There isn&rsquo;t any doubt the Spanish were the first Westerners to land on our shores. While some may still debate the issue, the following fact is not debatable: Long before my ancestors mustered the courage to venture much beyond sight of the European landscape, the Polynesians, in double-hull canoes and with only the stars, wind and ocean currents as guides, ventured thousands of miles across the sea to populate every inhabitable island in Polynesia, including Hawaii.</p>~~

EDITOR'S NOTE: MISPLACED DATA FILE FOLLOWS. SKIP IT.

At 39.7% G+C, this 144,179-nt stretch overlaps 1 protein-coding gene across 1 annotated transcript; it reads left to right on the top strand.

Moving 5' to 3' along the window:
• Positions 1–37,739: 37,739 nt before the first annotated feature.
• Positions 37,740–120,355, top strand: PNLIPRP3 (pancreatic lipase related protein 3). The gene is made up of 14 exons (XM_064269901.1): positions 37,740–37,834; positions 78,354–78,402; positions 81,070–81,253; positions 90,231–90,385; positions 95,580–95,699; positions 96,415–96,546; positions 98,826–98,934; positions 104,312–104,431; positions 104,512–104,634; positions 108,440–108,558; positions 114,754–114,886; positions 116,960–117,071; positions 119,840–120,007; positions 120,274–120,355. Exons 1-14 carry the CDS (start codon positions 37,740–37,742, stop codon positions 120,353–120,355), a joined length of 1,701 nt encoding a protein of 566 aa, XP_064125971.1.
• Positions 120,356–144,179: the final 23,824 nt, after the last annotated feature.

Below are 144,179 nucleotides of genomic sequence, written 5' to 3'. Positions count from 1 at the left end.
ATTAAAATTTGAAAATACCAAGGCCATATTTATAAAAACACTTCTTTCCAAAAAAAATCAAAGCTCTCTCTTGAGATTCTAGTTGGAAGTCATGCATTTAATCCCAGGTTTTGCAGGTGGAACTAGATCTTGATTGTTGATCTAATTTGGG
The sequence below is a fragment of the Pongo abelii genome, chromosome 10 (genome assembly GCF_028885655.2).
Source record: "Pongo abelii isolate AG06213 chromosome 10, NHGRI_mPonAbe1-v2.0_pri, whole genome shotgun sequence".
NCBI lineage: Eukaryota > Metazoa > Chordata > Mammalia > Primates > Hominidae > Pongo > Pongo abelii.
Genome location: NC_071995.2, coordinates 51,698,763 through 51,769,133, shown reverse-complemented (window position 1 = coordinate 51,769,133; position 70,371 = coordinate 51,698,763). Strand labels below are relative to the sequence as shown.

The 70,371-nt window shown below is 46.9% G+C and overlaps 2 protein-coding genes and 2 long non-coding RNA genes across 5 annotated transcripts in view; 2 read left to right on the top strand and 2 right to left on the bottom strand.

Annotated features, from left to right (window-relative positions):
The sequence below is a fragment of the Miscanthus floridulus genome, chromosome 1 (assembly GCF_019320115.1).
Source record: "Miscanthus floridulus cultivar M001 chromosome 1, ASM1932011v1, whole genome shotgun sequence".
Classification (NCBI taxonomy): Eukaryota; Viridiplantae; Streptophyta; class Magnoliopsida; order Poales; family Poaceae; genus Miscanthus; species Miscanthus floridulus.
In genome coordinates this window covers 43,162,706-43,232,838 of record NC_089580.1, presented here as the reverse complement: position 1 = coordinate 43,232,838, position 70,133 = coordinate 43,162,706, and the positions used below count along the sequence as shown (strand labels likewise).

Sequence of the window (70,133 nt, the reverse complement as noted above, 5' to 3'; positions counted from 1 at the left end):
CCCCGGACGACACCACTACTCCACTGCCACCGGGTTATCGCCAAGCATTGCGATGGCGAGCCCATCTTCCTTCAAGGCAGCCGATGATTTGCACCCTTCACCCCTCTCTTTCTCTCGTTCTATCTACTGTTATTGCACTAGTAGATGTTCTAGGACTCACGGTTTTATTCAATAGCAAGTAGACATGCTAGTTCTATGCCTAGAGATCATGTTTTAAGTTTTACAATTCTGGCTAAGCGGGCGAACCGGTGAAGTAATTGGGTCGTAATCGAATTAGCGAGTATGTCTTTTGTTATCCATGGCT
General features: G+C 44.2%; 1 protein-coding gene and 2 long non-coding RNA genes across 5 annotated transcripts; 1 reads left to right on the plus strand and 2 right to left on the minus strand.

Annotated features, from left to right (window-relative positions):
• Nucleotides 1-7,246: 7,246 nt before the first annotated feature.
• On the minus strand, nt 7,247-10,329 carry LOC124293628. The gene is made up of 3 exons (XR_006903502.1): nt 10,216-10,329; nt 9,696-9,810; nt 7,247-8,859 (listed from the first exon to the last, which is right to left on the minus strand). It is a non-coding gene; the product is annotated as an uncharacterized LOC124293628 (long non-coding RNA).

The conventional wisdom that Capt. James Cook was the first European to “discover” Hawaii in 1778 is wrong. The debate over which Western nation first came to our shores was mentioned as early as 1899 when the book, “Our Islands and Their People — As Seen With Camera and Pencil” asserted that “Gaetano, a Spanish navigator, first recorded the discovery of these islands in 1542.” Others have dismissed that conclusion. But new evidence I discovered in Amsterdam this summer confirms that Captain Cook was preceded by the Spanish. But first, here is some of the evidence advanced to date that the Spanish arrived here first: >> For 223 years before Cook, Spanish galleons sailed each year between Acapulco and Manila. Because Hawaii lies along the route, it defies logic that Spanish navigators consistently missed our islands. >> In 1743, British Commodore George Anson captured a Spanish galleon near Acapulco which had a chart depicting several islands — “Groupe de la Mesa” and “Los Monges” — in the general location and exact latitude of Hawaii. >> Captain Cook’s own navigational chart of the Pacific included the Sandwich Islands (Hawaii) and, to the east, seven islands called “Los Mejos.” >> In 1786, French explorer la Perouse searched to the east of Hawaii in vain for the “Los Mejos” islands, concluding they were in fact Hawaii. >> The late Hawaiian artist Herb Kawainui Kane’s book, “Voyagers,” references a 1613 globe in England’s National Maritime Museum that illustrates a “cluster of small islands” roughly where Hawaii ought to be. >> Kailua resident Alan Lloyd found pre-Cook globes in Innsbruck, Austria, and Australia’s James Cook Historical Museum portraying islands roughly at Hawaii’s location. >> Media Five architect Mike Leineweber received a letter from Misha Sperka of “Old Hawaiian Charts & Prints” in Kona reporting ownership of an original chart dated 1579 and hitherto unpublished “voyage documents” which contain the earliest and “major hard evidence” of the pre-Cook “discovery” of Hawaii. Other less persuasive reasons include: The fair-haired race of “ehu’s” discovered on Hawaii island were alleged descendants of Spanish explorers; Hawaiian flowered helmets seemed patterned after those of Spanish marines; Hawaiian legends of previous fair-skinned visitors; and the presence of iron on Kauai when Cook landed. When my wife, Cindy, and I visited Amsterdam this summer, I was anxious to tour its National Maritime Museum. The primary globes, maps and charts of the 16th and 17th centuries were painted by Dutch cartographers. To my delight, I found four original pre-Cook globes, dated 1600, 1665, 1728 and 1765, and a world map by famed cartographer Joan Blaeu dated 1665 on which were depicted a group of islands at about Hawaii’s location, including Los Monges, La Vexina and La Defgraciada. All of these maps place our islands exactly on Hawaii’s latitude, but several hundred miles to the east. Why? Primarily because while early navigators could accurately plot one’s north-south location (latitude) by the height of the North Star, one’s east-west location (longitude) can be reliably plotted only with a clock. No explorer before Cook carried an accurate navigational clock. Herb Kane told me that this explains why Hawaii was consistently depicted 500-700 miles east of Hawaii on pre-Cook Spanish charts. There isn’t any doubt the Spanish were the first Westerners to land on our shores. While some may still debate the issue, the following fact is not debatable: Long before my ancestors mustered the courage to venture much beyond sight of the European landscape, the Polynesians, in double-hull canoes and with only the stars, wind and ocean currents as guides, ventured thousands of miles across the sea to populate every inhabitable island in Polynesia, including Hawaii.